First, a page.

In the short to mid-term the world’s primary energy mix is unlikely to look drastically different from what we have today. Technologies such as SMRs and green/blue hydrogen are promising but they are either yet to be proven or their application on a wide commercial scale is yet to happen.

Why do we see nuclear phase-outs and general opposition to nuclear power in some of the developed world?

Nuclear power is probably the most controversial source of energy. On the one hand, it can generate virtually carbon-free electricity at scale, but on the other hand, it comes with a long list of concerns including safety and security, nuclear waste, and major upfront capital requirement. Those concerns have negatively affected the public acceptance of nuclear power, which saw its share of the world’s primary mix peaking in the 1990s and struggling to regain share since.

What role does Germany’s energy policy play in the current energy disaster facing the European Union?

Germany is the largest economy in the EU and the European country with the biggest dependence on Russian energy supplies among its peers – a dependence that has increased until recently, unlike the overall trend in the EU. In 2021, for instance, more than half of Germany’s gas supply came from Russia, and Germany is Russia’s largest gas customer in the EU, accounting for nearly 53 percent of its exports to the Union. Russia’s exports to the EU are primarily by pipeline, with two major pipelines Nord Stream 1 (under the Baltic Sea to Germany) and Yamal (to Poland and Germany via Belarus) crossing the German territory, in addition to Nord Stream 2, a replica of Nord Stream 1 (both in terms of route and capacity). In that respect, one can argue that through Germany, Russia maintained a strong grip on the European gas market in particular, as Germany pursued its own economic interests.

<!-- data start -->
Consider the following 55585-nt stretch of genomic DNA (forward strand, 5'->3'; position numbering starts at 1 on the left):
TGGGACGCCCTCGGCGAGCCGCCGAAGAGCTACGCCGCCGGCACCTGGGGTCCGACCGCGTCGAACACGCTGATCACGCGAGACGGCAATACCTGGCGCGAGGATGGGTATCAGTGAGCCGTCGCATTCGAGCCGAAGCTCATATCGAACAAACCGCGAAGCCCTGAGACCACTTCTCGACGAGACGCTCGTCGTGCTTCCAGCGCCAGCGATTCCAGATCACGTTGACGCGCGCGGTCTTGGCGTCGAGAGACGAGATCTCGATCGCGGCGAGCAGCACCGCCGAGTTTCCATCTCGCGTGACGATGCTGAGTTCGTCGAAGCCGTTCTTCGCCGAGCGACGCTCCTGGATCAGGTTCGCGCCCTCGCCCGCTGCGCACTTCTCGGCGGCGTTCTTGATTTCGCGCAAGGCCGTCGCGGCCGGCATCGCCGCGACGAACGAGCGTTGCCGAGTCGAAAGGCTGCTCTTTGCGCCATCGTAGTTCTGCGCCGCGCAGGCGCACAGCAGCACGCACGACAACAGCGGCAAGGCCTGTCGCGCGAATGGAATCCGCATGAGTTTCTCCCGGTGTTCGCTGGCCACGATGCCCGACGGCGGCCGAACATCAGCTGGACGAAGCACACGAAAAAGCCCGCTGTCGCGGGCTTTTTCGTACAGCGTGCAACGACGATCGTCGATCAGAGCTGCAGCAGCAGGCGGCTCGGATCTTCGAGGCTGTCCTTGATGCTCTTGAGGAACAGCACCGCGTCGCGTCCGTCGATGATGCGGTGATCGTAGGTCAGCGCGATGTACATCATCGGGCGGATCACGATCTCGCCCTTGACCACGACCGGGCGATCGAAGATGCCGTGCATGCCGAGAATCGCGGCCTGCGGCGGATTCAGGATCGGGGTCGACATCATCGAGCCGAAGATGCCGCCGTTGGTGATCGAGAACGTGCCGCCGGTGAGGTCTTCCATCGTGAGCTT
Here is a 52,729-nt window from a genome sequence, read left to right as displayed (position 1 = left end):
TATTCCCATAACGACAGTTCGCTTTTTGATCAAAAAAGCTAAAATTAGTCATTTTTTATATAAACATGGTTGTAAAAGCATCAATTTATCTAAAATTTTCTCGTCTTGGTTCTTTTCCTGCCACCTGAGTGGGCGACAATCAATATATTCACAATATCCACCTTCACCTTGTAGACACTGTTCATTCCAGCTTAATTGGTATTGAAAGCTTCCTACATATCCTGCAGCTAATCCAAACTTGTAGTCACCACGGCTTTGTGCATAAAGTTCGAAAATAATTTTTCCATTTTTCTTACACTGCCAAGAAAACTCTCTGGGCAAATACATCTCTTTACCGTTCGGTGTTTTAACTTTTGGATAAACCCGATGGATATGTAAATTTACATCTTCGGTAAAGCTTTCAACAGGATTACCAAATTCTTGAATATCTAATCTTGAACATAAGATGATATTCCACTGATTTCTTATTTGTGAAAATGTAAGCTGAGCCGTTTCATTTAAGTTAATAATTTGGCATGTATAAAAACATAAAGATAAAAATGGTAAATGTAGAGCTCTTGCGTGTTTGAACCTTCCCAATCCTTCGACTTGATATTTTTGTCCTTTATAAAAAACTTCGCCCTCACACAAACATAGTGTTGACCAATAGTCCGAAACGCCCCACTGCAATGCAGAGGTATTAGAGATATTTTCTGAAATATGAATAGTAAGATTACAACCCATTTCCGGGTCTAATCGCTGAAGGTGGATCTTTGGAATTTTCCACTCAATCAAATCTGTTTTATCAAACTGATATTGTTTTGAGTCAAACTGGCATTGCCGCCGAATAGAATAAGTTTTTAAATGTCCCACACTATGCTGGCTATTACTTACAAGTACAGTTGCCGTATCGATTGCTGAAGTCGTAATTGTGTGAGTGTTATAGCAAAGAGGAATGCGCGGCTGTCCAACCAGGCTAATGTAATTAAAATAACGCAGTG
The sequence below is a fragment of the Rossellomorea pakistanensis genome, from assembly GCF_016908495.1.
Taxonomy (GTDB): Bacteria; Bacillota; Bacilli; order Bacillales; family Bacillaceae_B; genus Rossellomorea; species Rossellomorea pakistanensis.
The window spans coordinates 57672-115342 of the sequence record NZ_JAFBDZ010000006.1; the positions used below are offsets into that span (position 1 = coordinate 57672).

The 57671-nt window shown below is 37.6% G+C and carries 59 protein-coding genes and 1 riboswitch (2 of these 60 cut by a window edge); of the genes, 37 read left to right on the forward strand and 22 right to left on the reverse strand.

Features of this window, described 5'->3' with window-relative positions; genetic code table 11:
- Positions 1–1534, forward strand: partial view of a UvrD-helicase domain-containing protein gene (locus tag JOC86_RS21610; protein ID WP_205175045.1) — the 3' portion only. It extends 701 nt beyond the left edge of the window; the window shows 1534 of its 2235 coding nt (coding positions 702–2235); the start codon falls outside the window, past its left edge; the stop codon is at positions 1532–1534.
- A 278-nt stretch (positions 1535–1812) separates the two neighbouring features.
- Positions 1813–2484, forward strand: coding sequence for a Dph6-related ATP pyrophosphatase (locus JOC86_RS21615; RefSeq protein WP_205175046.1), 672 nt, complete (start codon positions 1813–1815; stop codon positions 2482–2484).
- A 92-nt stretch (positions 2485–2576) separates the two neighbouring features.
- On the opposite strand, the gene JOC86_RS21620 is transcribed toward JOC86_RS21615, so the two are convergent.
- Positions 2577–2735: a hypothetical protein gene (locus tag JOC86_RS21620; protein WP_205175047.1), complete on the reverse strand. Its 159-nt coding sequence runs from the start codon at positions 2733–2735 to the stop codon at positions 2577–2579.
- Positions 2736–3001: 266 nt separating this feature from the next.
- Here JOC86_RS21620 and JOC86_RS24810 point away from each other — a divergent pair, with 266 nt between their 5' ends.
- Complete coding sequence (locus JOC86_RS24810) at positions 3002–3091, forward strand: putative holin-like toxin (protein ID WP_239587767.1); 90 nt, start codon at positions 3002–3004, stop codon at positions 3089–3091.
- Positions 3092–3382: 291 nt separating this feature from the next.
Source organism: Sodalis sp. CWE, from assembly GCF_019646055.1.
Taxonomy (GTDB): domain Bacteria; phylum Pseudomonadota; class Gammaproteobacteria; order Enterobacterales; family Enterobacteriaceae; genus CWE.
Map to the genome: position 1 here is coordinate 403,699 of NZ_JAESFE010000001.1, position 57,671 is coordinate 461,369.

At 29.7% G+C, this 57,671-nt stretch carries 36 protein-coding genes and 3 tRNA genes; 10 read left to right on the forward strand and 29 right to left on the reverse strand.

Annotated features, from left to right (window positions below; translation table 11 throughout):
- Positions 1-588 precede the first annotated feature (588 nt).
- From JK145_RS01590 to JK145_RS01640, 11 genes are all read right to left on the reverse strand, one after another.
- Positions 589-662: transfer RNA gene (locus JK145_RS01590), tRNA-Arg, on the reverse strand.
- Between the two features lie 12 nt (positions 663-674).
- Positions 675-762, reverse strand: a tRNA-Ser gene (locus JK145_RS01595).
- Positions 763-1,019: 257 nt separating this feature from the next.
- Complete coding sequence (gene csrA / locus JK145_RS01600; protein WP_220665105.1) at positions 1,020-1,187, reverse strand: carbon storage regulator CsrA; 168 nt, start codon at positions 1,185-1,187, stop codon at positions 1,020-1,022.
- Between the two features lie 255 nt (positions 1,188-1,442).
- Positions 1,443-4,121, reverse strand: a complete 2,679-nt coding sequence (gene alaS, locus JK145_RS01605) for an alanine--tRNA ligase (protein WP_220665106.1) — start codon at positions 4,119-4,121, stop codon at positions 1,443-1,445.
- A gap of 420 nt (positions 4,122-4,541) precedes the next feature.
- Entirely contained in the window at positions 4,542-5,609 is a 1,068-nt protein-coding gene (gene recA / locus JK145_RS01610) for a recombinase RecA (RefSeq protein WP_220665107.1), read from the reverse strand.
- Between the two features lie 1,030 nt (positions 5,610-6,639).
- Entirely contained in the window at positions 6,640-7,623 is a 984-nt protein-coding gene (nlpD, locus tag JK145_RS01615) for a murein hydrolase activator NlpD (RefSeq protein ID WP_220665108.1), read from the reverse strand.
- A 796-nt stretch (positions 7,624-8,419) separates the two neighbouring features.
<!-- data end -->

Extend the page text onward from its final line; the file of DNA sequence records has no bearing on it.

However, the ‘special’ long-standing relationship between Germany and Russia has been broken following the war in Ukraine and we have seen Germany taking an unusually tough stance on Russia, starting with canceling the certification of Nord Stream II to openly describing Russia as an unreliable supplier and supporting EU sanctions on Russia.

As gas to the EU is shot down from the east, can the EU rely on North America for its LNG needs? Moreover, is it only a question of politics and energy availability or infrastructure and investment? After all, the energy has to reach Central and Eastern Europe somehow, doesn’t it?

The EU should not rely on any single supplier irrespective of where the supplies are coming from. After all the basic pillar of energy security is diversity and diversity alone. North American LNG has surely helped in reducing the impact of the loss of Russian gas but so has Norwegian gas as well as gas coming from North Africa and the Middle East among others. The EU should support the expansion of its gas import infrastructure while sending a consistent signal to investors and gas exporters alike that their market will be secured for years to come, and not just that their gas is wanted only as a ‘temporary’ solution to help the EU go through the crisis this winter.

Finally, although not directly related to the general topic of today’s conversation, I would like to end my interviews with this: How to find freedom in an unfree world?

Speak honestly, speak loudly, speak constantly, support like-minded friends, and be patient. The great castles of suppression will sooner or later be undermined.

More interviews:

Author

The views expressed on austriancenter.com are not necessarily those of the Austrian Economics Center.